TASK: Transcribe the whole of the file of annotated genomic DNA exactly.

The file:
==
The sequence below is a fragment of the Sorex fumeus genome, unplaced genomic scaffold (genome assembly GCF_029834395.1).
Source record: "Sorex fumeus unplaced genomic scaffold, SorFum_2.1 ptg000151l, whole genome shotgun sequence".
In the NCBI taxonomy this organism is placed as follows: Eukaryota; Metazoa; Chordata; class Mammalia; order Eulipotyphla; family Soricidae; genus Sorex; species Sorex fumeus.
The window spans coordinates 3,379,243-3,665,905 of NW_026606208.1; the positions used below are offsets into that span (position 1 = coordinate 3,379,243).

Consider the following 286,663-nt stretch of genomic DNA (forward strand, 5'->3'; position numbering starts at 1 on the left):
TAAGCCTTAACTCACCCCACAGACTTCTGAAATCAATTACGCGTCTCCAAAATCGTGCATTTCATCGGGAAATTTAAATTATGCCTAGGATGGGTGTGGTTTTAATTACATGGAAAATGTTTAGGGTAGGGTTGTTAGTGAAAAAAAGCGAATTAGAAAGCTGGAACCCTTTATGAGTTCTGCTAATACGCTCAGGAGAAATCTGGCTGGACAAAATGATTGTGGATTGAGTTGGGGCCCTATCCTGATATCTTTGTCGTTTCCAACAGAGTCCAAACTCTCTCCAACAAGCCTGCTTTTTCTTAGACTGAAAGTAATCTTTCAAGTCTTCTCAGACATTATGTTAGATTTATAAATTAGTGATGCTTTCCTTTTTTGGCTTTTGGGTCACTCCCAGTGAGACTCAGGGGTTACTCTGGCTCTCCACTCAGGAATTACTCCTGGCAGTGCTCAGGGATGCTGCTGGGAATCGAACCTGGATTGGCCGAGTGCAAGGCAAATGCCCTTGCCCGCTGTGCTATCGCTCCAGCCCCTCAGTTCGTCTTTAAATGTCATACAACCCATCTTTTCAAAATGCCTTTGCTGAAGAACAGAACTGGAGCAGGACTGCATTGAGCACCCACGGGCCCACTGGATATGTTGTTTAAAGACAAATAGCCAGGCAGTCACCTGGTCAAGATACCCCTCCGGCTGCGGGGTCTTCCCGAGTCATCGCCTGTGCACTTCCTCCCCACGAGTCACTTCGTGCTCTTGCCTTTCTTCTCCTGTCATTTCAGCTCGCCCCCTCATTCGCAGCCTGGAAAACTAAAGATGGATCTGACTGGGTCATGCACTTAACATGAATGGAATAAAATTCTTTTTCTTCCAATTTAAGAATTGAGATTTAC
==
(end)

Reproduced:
The sequence below is a fragment of the Sorex fumeus genome, unplaced genomic scaffold (genome assembly GCF_029834395.1).
Source record: "Sorex fumeus unplaced genomic scaffold, SorFum_2.1 ptg000151l, whole genome shotgun sequence".
In the NCBI taxonomy this organism is placed as follows: Eukaryota; Metazoa; Chordata; class Mammalia; order Eulipotyphla; family Soricidae; genus Sorex; species Sorex fumeus.
The window spans coordinates 3,379,243-3,665,905 of NW_026606208.1; the positions used below are offsets into that span (position 1 = coordinate 3,379,243).

Consider the following 286,663-nt stretch of genomic DNA (forward strand, 5'->3'; position numbering starts at 1 on the left):
TAAGCCTTAACTCACCCCACAGACTTCTGAAATCAATTACGCGTCTCCAAAATCGTGCATTTCATCGGGAAATTTAAATTATGCCTAGGATGGGTGTGGTTTTAATTACATGGAAAATGTTTAGGGTAGGGTTGTTAGTGAAAAAAAGCGAATTAGAAAGCTGGAACCCTTTATGAGTTCTGCTAATACGCTCAGGAGAAATCTGGCTGGACAAAATGATTGTGGATTGAGTTGGGGCCCTATCCTGATATCTTTGTCGTTTCCAACAGAGTCCAAACTCTCTCCAACAAGCCTGCTTTTTCTTAGACTGAAAGTAATCTTTCAAGTCTTCTCAGACATTATGTTAGATTTATAAATTAGTGATGCTTTCCTTTTTTGGCTTTTGGGTCACTCCCAGTGAGACTCAGGGGTTACTCTGGCTCTCCACTCAGGAATTACTCCTGGCAGTGCTCAGGGATGCTGCTGGGAATCGAACCTGGATTGGCCGAGTGCAAGGCAAATGCCCTTGCCCGCTGTGCTATCGCTCCAGCCCCTCAGTTCGTCTTTAAATGTCATACAACCCATCTTTTCAAAATGCCTTTGCTGAAGAACAGAACTGGAGCAGGACTGCATTGAGCACCCACGGGCCCACTGGATATGTTGTTTAAAGACAAATAGCCAGGCAGTCACCTGGTCAAGATACCCCTCCGGCTGCGGGGTCTTCCCGAGTCATCGCCTGTGCACTTCCTCCCCACGAGTCACTTCGTGCTCTTGCCTTTCTTCTCCTGTCATTTCAGCTCGCCCCCTCATTCGCAGCCTGGAAAACTAAAGATGGATCTGACTGGGTCATGCACTTAACATGAATGGAATAAAATTCTTTTTCTTCCAATTTAAGAATTGAGATTTAC